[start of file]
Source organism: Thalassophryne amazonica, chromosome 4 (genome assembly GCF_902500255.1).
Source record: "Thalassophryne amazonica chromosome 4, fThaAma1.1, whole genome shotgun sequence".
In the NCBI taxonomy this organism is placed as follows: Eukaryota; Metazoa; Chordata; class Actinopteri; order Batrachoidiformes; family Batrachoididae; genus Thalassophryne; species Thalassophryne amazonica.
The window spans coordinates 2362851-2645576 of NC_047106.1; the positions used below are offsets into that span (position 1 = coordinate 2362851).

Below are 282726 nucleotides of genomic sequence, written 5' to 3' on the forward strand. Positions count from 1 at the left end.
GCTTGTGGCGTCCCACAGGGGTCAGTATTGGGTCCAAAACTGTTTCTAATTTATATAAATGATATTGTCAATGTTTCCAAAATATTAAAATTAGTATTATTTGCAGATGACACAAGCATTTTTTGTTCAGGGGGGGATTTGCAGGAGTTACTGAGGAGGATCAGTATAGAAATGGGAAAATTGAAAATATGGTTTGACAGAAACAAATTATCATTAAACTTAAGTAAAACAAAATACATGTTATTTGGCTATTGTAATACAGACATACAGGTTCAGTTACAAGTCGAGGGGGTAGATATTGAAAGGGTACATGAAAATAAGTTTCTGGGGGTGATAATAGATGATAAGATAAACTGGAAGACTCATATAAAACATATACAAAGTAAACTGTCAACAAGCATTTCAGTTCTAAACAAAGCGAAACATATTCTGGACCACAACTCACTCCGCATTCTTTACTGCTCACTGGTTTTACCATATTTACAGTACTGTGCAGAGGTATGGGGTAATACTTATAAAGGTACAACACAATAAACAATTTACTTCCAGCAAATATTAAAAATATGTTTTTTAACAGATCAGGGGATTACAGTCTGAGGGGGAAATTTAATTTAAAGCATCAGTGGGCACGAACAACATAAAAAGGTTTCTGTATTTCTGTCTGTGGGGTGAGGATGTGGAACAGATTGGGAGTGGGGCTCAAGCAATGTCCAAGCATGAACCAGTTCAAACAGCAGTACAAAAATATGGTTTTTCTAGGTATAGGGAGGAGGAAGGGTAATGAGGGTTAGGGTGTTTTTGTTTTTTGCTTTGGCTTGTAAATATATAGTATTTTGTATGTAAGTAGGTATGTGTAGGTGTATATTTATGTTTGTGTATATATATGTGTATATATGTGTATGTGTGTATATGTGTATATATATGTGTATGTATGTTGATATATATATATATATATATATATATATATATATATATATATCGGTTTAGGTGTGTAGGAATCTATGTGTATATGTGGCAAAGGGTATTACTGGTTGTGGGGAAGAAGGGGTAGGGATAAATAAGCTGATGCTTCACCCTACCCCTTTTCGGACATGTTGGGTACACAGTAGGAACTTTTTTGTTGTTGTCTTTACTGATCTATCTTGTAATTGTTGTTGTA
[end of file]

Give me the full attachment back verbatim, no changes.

Source organism: Thalassophryne amazonica, chromosome 4 (genome assembly GCF_902500255.1).
Source record: "Thalassophryne amazonica chromosome 4, fThaAma1.1, whole genome shotgun sequence".
In the NCBI taxonomy this organism is placed as follows: Eukaryota; Metazoa; Chordata; class Actinopteri; order Batrachoidiformes; family Batrachoididae; genus Thalassophryne; species Thalassophryne amazonica.
The window spans coordinates 2362851-2645576 of NC_047106.1; the positions used below are offsets into that span (position 1 = coordinate 2362851).

Below are 282726 nucleotides of genomic sequence, written 5' to 3' on the forward strand. Positions count from 1 at the left end.
GCTTGTGGCGTCCCACAGGGGTCAGTATTGGGTCCAAAACTGTTTCTAATTTATATAAATGATATTGTCAATGTTTCCAAAATATTAAAATTAGTATTATTTGCAGATGACACAAGCATTTTTTGTTCAGGGGGGGATTTGCAGGAGTTACTGAGGAGGATCAGTATAGAAATGGGAAAATTGAAAATATGGTTTGACAGAAACAAATTATCATTAAACTTAAGTAAAACAAAATACATGTTATTTGGCTATTGTAATACAGACATACAGGTTCAGTTACAAGTCGAGGGGGTAGATATTGAAAGGGTACATGAAAATAAGTTTCTGGGGGTGATAATAGATGATAAGATAAACTGGAAGACTCATATAAAACATATACAAAGTAAACTGTCAACAAGCATTTCAGTTCTAAACAAAGCGAAACATATTCTGGACCACAACTCACTCCGCATTCTTTACTGCTCACTGGTTTTACCATATTTACAGTACTGTGCAGAGGTATGGGGTAATACTTATAAAGGTACAACACAATAAACAATTTACTTCCAGCAAATATTAAAAATATGTTTTTTAACAGATCAGGGGATTACAGTCTGAGGGGGAAATTTAATTTAAAGCATCAGTGGGCACGAACAACATAAAAAGGTTTCTGTATTTCTGTCTGTGGGGTGAGGATGTGGAACAGATTGGGAGTGGGGCTCAAGCAATGTCCAAGCATGAACCAGTTCAAACAGCAGTACAAAAATATGGTTTTTCTAGGTATAGGGAGGAGGAAGGGTAATGAGGGTTAGGGTGTTTTTGTTTTTTGCTTTGGCTTGTAAATATATAGTATTTTGTATGTAAGTAGGTATGTGTAGGTGTATATTTATGTTTGTGTATATATATGTGTATATATGTGTATGTGTGTATATGTGTATATATATGTGTATGTATGTTGATATATATATATATATATATATATATATATATATATATATATCGGTTTAGGTGTGTAGGAATCTATGTGTATATGTGGCAAAGGGTATTACTGGTTGTGGGGAAGAAGGGGTAGGGATAAATAAGCTGATGCTTCACCCTACCCCTTTTCGGACATGTTGGGTACACAGTAGGAACTTTTTTGTTGTTGTCTTTACTGATCTATCTTGTAATTGTTGTTGTA